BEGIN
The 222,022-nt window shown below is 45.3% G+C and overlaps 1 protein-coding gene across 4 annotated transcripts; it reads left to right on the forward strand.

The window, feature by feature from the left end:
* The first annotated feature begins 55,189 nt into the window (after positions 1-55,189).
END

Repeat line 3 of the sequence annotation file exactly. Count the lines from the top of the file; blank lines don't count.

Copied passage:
* The first annotated feature begins 55,189 nt into the window (after positions 1-55,189).